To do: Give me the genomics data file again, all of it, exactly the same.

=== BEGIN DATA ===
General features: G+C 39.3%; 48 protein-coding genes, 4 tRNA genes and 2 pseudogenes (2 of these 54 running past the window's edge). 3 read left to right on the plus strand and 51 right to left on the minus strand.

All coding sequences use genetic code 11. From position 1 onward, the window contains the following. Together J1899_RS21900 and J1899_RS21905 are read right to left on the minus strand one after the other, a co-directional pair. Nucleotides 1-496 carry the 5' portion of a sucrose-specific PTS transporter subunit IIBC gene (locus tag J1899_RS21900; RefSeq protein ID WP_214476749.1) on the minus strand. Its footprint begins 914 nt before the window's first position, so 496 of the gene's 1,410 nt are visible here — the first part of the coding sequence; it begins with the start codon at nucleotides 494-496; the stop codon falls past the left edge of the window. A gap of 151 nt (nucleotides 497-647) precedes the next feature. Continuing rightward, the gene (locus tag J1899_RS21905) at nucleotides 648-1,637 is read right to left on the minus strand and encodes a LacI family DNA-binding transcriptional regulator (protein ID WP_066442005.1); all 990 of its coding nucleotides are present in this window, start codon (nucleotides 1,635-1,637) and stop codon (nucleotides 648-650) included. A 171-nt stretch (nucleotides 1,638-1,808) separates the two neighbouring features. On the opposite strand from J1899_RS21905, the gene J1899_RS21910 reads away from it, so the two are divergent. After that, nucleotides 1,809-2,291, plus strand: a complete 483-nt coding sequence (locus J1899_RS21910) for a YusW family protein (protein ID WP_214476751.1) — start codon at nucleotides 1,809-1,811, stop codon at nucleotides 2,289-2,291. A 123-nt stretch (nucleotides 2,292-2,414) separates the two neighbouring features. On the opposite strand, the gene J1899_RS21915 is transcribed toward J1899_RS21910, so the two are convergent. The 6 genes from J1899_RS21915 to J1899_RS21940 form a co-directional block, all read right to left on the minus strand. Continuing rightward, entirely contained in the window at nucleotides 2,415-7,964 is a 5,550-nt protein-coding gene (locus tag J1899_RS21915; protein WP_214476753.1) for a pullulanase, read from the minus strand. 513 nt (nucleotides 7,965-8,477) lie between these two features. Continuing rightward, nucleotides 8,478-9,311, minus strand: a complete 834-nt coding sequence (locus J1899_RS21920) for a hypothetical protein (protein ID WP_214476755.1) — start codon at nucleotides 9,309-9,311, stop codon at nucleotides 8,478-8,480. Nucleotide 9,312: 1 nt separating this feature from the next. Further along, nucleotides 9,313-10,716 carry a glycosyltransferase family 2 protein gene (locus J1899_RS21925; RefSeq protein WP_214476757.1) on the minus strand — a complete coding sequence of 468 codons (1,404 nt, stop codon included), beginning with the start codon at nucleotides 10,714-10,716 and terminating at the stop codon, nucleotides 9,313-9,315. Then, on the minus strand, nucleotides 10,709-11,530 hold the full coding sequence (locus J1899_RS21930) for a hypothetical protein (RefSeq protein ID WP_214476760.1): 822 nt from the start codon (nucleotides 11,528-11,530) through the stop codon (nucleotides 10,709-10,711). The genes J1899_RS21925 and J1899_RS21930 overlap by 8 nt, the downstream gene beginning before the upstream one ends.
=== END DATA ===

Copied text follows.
General features: G+C 39.3%; 48 protein-coding genes, 4 tRNA genes and 2 pseudogenes (2 of these 54 running past the window's edge). 3 read left to right on the plus strand and 51 right to left on the minus strand.

All coding sequences use genetic code 11. From position 1 onward, the window contains the following. Together J1899_RS21900 and J1899_RS21905 are read right to left on the minus strand one after the other, a co-directional pair. Nucleotides 1-496 carry the 5' portion of a sucrose-specific PTS transporter subunit IIBC gene (locus tag J1899_RS21900; RefSeq protein ID WP_214476749.1) on the minus strand. Its footprint begins 914 nt before the window's first position, so 496 of the gene's 1,410 nt are visible here — the first part of the coding sequence; it begins with the start codon at nucleotides 494-496; the stop codon falls past the left edge of the window. A gap of 151 nt (nucleotides 497-647) precedes the next feature. Continuing rightward, the gene (locus tag J1899_RS21905) at nucleotides 648-1,637 is read right to left on the minus strand and encodes a LacI family DNA-binding transcriptional regulator (protein ID WP_066442005.1); all 990 of its coding nucleotides are present in this window, start codon (nucleotides 1,635-1,637) and stop codon (nucleotides 648-650) included. A 171-nt stretch (nucleotides 1,638-1,808) separates the two neighbouring features. On the opposite strand from J1899_RS21905, the gene J1899_RS21910 reads away from it, so the two are divergent. After that, nucleotides 1,809-2,291, plus strand: a complete 483-nt coding sequence (locus J1899_RS21910) for a YusW family protein (protein ID WP_214476751.1) — start codon at nucleotides 1,809-1,811, stop codon at nucleotides 2,289-2,291. A 123-nt stretch (nucleotides 2,292-2,414) separates the two neighbouring features. On the opposite strand, the gene J1899_RS21915 is transcribed toward J1899_RS21910, so the two are convergent. The 6 genes from J1899_RS21915 to J1899_RS21940 form a co-directional block, all read right to left on the minus strand. Continuing rightward, entirely contained in the window at nucleotides 2,415-7,964 is a 5,550-nt protein-coding gene (locus tag J1899_RS21915; protein WP_214476753.1) for a pullulanase, read from the minus strand. 513 nt (nucleotides 7,965-8,477) lie between these two features. Continuing rightward, nucleotides 8,478-9,311, minus strand: a complete 834-nt coding sequence (locus J1899_RS21920) for a hypothetical protein (protein ID WP_214476755.1) — start codon at nucleotides 9,309-9,311, stop codon at nucleotides 8,478-8,480. Nucleotide 9,312: 1 nt separating this feature from the next. Further along, nucleotides 9,313-10,716 carry a glycosyltransferase family 2 protein gene (locus J1899_RS21925; RefSeq protein WP_214476757.1) on the minus strand — a complete coding sequence of 468 codons (1,404 nt, stop codon included), beginning with the start codon at nucleotides 10,714-10,716 and terminating at the stop codon, nucleotides 9,313-9,315. Then, on the minus strand, nucleotides 10,709-11,530 hold the full coding sequence (locus J1899_RS21930) for a hypothetical protein (RefSeq protein ID WP_214476760.1): 822 nt from the start codon (nucleotides 11,528-11,530) through the stop codon (nucleotides 10,709-10,711). The genes J1899_RS21925 and J1899_RS21930 overlap by 8 nt, the downstream gene beginning before the upstream one ends.